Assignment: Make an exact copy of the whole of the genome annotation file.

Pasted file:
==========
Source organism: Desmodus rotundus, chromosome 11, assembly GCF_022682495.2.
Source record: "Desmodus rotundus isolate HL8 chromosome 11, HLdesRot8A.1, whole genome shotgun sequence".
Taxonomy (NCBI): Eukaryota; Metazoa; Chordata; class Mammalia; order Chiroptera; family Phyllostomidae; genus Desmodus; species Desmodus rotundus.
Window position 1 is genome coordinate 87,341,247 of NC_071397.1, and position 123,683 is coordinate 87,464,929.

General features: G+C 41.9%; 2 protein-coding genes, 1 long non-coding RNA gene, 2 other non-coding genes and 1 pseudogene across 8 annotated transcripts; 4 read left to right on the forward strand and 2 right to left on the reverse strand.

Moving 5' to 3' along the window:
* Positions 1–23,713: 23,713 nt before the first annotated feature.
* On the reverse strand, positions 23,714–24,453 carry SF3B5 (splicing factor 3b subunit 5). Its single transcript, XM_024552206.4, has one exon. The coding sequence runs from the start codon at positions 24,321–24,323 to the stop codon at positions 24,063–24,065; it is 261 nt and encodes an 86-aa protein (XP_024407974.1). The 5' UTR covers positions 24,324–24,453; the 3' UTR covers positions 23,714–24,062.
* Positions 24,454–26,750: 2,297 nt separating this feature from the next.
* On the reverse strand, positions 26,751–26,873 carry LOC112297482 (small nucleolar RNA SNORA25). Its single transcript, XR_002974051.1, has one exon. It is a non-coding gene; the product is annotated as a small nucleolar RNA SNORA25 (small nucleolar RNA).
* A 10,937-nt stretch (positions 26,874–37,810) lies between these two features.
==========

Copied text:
Source organism: Desmodus rotundus, chromosome 11, assembly GCF_022682495.2.
Source record: "Desmodus rotundus isolate HL8 chromosome 11, HLdesRot8A.1, whole genome shotgun sequence".
Taxonomy (NCBI): Eukaryota; Metazoa; Chordata; class Mammalia; order Chiroptera; family Phyllostomidae; genus Desmodus; species Desmodus rotundus.
Window position 1 is genome coordinate 87,341,247 of NC_071397.1, and position 123,683 is coordinate 87,464,929.

General features: G+C 41.9%; 2 protein-coding genes, 1 long non-coding RNA gene, 2 other non-coding genes and 1 pseudogene across 8 annotated transcripts; 4 read left to right on the forward strand and 2 right to left on the reverse strand.

Moving 5' to 3' along the window:
* Positions 1–23,713: 23,713 nt before the first annotated feature.
* On the reverse strand, positions 23,714–24,453 carry SF3B5 (splicing factor 3b subunit 5). Its single transcript, XM_024552206.4, has one exon. The coding sequence runs from the start codon at positions 24,321–24,323 to the stop codon at positions 24,063–24,065; it is 261 nt and encodes an 86-aa protein (XP_024407974.1). The 5' UTR covers positions 24,324–24,453; the 3' UTR covers positions 23,714–24,062.
* Positions 24,454–26,750: 2,297 nt separating this feature from the next.
* On the reverse strand, positions 26,751–26,873 carry LOC112297482 (small nucleolar RNA SNORA25). Its single transcript, XR_002974051.1, has one exon. It is a non-coding gene; the product is annotated as a small nucleolar RNA SNORA25 (small nucleolar RNA).
* A 10,937-nt stretch (positions 26,874–37,810) lies between these two features.